But by the fourth morn, Iobates had found a way… There lived then on the Lycian uplands a fearful earth-born monster, called by the folk Chimaera — that is, the she-goat, for her body was like a she-goat’s — but she had a lion’s head and forepaws, and a serpent’s tail. And her breath was like the blast of a furnace seven times heated, so that none could come near her and live. Long had she been the terror of the land, preying on flocks and herds, and blighting cornfields and pastures with her scorching breath. Iobates thought, with some reason, that the simplest and surest way to destroy Bellerophon was to send him in quest of Chimaera. So with woe-begone countenance he told him of this scourge of the land, saying that as king and father of his people he could know no peace until they were delivered from it — but of that he despaired. And even as he hoped, Bellerophon no sooner heard all this than he was neither to hold nor to bind, but would forthwith set out to encounter the monster. Iobates dissuaded him —but very faintly— and then bade him farewell, trusting that he was going to meet certain death.
But the king reckoned without the good friend and ally that Bellerophon had. Mounted on Pegasus, the young hero soared high in air until he descried Chimaera prowling on the hillsides; then, swooping downwards, he shot an arrow that pierced her shaggy neck and stretched her dead. Then back he sped to the city with the tidings, and all the folk went out to view the slain monster; great rejoicings made the Lycians that day; but Iobates feared Bellerophon more than ever, and was at his wit’s end what to do.
The very next day, as luck would have it, word came to him that the Amazons, those women warriors, were making a foray on his northern border, and the wild tribe of the Solymi had risen against him to the eastward. “Here is my chance,” thought the king, and told the news to Bellerophon, pretending great alarm.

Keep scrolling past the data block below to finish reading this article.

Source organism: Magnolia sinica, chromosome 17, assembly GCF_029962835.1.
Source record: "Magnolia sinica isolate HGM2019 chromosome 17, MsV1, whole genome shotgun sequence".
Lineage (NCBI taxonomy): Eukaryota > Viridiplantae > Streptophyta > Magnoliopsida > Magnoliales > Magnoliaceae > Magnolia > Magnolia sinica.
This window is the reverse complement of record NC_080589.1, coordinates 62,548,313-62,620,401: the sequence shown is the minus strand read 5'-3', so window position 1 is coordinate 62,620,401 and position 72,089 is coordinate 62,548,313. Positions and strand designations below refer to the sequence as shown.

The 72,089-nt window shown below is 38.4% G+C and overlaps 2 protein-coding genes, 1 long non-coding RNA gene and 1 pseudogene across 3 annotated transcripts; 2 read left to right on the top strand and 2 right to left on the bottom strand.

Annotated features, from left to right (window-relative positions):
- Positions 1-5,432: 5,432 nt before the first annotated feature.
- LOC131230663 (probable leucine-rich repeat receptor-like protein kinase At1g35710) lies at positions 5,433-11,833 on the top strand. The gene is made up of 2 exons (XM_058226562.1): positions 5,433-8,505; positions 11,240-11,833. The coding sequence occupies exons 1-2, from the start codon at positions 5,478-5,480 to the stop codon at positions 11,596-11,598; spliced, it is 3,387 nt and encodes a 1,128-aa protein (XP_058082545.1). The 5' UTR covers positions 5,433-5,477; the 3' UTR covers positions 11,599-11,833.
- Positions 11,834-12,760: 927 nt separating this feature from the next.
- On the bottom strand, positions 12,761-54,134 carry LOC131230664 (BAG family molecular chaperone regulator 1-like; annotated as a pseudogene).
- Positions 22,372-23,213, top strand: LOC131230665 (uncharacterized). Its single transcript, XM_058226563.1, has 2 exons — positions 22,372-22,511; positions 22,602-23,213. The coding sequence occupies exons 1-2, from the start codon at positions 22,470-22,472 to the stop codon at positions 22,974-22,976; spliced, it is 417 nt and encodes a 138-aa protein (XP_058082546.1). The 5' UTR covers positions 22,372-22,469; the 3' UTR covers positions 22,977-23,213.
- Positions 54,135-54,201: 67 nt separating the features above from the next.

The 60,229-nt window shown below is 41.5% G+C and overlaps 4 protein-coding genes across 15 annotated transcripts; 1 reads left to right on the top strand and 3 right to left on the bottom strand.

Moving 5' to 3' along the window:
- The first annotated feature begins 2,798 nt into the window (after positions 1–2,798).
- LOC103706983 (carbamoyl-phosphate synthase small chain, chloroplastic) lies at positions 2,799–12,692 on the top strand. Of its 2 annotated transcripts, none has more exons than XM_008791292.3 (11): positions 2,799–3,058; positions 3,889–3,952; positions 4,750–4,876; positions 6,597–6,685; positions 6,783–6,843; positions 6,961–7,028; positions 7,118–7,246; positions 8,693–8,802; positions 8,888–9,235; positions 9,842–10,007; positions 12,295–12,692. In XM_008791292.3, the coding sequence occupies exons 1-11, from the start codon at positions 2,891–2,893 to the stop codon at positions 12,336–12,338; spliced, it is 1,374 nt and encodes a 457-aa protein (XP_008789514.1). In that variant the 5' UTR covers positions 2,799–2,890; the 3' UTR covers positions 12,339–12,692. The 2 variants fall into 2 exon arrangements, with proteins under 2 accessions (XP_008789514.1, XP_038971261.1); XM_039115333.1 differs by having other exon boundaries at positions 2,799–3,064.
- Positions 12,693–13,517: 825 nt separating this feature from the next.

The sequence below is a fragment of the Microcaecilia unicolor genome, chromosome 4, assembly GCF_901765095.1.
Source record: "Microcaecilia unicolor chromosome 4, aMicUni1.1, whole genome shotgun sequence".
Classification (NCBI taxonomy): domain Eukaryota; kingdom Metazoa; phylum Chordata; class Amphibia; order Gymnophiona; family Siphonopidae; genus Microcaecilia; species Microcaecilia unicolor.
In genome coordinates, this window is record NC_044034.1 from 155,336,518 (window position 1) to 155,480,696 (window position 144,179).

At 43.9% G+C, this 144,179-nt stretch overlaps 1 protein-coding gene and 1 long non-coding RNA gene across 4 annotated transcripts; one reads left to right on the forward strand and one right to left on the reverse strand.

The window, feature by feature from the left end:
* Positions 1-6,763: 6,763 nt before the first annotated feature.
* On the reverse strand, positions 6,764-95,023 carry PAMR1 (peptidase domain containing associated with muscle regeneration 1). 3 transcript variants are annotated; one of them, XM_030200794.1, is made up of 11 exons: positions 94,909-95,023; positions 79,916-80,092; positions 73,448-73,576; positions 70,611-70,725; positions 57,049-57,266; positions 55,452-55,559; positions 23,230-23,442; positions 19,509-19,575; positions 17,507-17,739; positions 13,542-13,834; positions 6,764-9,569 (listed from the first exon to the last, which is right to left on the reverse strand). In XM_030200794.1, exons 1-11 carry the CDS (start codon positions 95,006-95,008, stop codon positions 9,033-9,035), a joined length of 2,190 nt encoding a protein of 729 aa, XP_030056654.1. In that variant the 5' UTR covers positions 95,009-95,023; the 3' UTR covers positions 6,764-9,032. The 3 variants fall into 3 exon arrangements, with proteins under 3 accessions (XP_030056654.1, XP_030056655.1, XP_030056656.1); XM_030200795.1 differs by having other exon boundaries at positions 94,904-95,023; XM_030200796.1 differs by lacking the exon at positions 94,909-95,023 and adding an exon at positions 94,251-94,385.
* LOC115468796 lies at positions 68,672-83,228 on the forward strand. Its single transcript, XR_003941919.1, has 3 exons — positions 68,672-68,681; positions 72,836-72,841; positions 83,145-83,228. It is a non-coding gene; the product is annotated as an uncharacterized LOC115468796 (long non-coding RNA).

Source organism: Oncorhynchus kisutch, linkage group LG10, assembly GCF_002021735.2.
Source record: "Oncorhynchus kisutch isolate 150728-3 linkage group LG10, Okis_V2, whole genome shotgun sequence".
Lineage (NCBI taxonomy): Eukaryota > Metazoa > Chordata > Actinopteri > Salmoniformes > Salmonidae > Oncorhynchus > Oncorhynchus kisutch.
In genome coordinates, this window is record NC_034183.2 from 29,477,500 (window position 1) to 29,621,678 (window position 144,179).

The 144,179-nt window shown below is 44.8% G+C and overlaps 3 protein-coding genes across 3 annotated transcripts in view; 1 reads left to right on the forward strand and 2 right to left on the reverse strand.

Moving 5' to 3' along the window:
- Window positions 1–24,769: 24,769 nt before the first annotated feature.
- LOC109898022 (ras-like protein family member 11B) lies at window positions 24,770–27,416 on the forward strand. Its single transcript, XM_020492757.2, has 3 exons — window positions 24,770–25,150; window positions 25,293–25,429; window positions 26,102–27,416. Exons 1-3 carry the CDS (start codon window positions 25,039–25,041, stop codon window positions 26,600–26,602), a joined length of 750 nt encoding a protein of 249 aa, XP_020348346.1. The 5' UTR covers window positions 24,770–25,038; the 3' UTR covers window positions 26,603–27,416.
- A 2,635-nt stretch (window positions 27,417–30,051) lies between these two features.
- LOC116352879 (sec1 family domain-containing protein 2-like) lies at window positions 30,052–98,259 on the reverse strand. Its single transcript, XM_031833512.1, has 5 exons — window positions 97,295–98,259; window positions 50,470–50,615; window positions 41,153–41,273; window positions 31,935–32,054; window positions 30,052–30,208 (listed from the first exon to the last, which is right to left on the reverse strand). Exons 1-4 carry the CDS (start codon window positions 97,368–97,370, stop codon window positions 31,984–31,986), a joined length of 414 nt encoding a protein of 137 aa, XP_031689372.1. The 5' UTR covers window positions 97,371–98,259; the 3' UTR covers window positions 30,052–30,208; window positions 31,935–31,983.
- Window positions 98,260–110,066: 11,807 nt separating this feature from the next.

“Do not be cast down, my royal lord,” said the young man. “With the help of the gods I shall make short work of all your enemies. And that will be small payment to so generous a host. Only tell me, whither shall I go first?”
Iobates begged him to go first against the Amazons, for he knew they were terrible in battle, and had great hopes that he would fall by their hands. Away went Bellerophon — and two days afterward came tidings that he had routed the Amazon host with great slaughter, raining arrows upon them from upper air, and now he was gone against the Solymi.
Then Iobates said to himself: “Twice hath this youth escaped deadly peril; if he come off safe the third time, I will plot against him no more, lest haply I be found to fight against the gods. Nay, I will give him my daughter to wife and persuade him to dwell in Lycia, for I need fear no foes with such a champion to defend me.”
And when Bellerophon returned victorious from a great battle with the Solymi, the king did as he had said; and having no son, he left the kingdom to Bellerophon at his death not long afterwards.
For some years Bellerophon reigned in great prosperity, and three fair sons were born to him. But, alas! his high good fortune so uplifted him that he grew as arrogant and vainglorious as he had once been modest and discreet. At last, in the folly of his heart, he boasted that he would ride Pegasus up to heaven and enter the eternal mansions of the gods; and forthwith he set out on that impious journey. But Zeus heard him and sent a gadfly to sting Pegasus as he soared upwards, so that he plunged madly and threw his rider; then the winged horse flew straight up into the clouds and vanished from mortal sight forever. And now he bides happy in the stalls of Zeus, eating heavenly grain from a golden manger.
But Bellerophon fell to earth unhurt — though better for him if he had broken his neck, for he fell on the Aleian Plain, in Cilicia by the sea — a desolate fen where no man came, nor had come since the making of the world. There he wandered till he died, eating his heart, being smitten of Zeus with moody madness. So true is the old saying that pride goeth before destruction.